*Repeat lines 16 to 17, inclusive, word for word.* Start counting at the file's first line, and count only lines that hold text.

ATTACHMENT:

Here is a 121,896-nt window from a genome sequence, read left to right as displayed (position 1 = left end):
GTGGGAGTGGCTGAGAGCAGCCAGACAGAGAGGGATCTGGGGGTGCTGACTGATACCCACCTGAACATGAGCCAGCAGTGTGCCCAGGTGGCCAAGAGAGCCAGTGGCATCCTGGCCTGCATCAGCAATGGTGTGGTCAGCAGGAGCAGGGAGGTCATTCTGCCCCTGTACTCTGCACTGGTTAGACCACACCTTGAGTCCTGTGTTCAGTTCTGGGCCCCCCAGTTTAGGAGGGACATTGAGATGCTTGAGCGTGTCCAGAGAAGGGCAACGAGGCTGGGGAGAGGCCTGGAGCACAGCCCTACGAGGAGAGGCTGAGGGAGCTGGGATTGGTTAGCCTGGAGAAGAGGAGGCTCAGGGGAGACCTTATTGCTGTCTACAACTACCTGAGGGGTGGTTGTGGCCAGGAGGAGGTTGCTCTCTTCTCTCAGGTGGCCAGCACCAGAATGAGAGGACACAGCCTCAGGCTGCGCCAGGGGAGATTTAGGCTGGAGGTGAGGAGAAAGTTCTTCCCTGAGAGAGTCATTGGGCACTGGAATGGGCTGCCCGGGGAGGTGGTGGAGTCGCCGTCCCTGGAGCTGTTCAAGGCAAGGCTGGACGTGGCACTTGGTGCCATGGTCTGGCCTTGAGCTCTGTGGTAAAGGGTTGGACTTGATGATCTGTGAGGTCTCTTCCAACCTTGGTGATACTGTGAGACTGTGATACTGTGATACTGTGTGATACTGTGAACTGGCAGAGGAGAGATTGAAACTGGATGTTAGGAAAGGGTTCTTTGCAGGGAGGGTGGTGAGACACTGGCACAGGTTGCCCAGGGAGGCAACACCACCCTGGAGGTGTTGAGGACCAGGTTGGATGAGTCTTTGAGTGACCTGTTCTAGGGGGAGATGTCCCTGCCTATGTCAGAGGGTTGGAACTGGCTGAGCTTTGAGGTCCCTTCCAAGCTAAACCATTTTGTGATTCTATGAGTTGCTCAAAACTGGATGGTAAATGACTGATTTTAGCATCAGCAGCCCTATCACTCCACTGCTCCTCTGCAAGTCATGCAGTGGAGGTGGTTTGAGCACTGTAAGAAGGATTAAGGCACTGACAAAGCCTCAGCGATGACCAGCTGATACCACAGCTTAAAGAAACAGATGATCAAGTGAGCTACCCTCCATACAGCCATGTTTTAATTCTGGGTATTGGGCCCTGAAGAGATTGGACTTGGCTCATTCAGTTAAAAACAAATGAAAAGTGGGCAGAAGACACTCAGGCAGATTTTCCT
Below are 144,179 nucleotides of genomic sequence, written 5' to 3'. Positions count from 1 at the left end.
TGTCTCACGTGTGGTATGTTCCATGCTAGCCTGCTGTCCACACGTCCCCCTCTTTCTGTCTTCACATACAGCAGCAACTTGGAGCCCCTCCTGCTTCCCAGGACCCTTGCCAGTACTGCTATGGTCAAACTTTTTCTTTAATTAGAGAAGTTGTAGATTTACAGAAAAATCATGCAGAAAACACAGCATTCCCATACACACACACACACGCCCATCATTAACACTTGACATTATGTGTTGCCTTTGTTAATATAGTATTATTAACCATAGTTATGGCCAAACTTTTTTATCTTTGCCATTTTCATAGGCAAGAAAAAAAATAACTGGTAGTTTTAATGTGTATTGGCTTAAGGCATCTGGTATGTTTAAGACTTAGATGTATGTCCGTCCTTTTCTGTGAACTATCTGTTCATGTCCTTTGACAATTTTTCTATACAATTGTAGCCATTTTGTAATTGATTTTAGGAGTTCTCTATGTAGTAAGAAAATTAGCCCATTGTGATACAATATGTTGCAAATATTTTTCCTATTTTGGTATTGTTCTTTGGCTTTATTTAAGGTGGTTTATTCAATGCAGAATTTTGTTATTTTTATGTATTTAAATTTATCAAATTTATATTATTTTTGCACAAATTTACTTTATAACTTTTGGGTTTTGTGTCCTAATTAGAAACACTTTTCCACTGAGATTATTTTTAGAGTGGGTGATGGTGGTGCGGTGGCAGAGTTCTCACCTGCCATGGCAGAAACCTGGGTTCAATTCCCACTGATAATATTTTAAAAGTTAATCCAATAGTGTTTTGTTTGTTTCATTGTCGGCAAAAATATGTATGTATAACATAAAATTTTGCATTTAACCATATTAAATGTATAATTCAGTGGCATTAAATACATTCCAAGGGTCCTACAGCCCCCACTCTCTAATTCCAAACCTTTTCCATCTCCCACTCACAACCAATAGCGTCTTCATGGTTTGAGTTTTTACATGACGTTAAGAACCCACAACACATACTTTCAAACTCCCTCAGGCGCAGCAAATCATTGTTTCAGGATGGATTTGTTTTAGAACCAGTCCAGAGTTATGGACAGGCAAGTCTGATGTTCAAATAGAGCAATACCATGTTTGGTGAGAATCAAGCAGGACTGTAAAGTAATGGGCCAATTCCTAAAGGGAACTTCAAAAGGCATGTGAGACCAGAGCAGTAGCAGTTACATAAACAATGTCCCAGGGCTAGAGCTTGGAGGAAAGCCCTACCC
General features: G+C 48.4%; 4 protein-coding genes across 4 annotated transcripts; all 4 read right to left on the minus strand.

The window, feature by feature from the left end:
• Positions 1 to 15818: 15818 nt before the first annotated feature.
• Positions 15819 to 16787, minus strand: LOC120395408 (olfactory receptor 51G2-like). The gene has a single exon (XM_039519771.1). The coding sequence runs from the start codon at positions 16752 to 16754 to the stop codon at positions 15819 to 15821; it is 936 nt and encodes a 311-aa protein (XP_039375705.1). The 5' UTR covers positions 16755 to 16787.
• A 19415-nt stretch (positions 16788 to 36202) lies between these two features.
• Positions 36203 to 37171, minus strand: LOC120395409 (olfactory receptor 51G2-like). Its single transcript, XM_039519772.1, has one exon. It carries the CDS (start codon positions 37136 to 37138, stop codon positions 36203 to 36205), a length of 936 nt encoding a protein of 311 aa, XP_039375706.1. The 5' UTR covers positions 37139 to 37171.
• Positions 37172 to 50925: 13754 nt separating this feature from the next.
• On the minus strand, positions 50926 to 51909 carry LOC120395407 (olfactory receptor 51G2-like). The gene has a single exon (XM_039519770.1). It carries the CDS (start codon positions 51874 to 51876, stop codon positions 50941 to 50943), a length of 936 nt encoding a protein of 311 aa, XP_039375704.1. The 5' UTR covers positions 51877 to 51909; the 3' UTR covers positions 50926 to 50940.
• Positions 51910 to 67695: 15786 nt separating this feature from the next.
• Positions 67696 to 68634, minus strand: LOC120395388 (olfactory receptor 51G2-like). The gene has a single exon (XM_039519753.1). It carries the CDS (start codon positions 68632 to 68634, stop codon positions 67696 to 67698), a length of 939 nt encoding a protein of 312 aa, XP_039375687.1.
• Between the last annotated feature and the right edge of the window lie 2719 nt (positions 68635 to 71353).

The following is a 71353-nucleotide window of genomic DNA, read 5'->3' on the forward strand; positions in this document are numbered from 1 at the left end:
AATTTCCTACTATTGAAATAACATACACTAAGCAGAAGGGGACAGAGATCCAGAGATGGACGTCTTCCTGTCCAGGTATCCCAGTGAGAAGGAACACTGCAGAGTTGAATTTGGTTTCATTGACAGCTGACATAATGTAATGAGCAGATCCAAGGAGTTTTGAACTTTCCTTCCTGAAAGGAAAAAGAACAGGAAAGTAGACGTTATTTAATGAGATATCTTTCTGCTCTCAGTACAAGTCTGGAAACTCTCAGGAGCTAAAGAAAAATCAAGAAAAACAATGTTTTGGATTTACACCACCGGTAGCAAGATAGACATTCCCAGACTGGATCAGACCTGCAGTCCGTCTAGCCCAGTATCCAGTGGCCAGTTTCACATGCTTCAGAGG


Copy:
The following is a 71353-nucleotide window of genomic DNA, read 5'->3' on the forward strand; positions in this document are numbered from 1 at the left end:
AATTTCCTACTATTGAAATAACATACACTAAGCAGAAGGGGACAGAGATCCAGAGATGGACGTCTTCCTGTCCAGGTATCCCAGTGAGAAGGAACACTGCAGAGTTGAATTTGGTTTCATTGACAGCTGACATAATGTAATGAGCAGATCCAAGGAGTTTTGAACTTTCCTTCCTGAAAGGAAAAAGAACAGGAAAGTAGACGTTATTTAATGAGATATCTTTCTGCTCTCAGTACAAGTCTGGAAACTCTCAGGAGCTAAAGAAAAATCAAGAAAAACAATGTTTTGGATTTACACCACCGGTAGCAAGATAGACATTCCCAGACTGGATCAGACCTGCAGTCCGTCTAGCCCAGTATCCAGTGGCCAGTTTCACATGCTTCAGAGG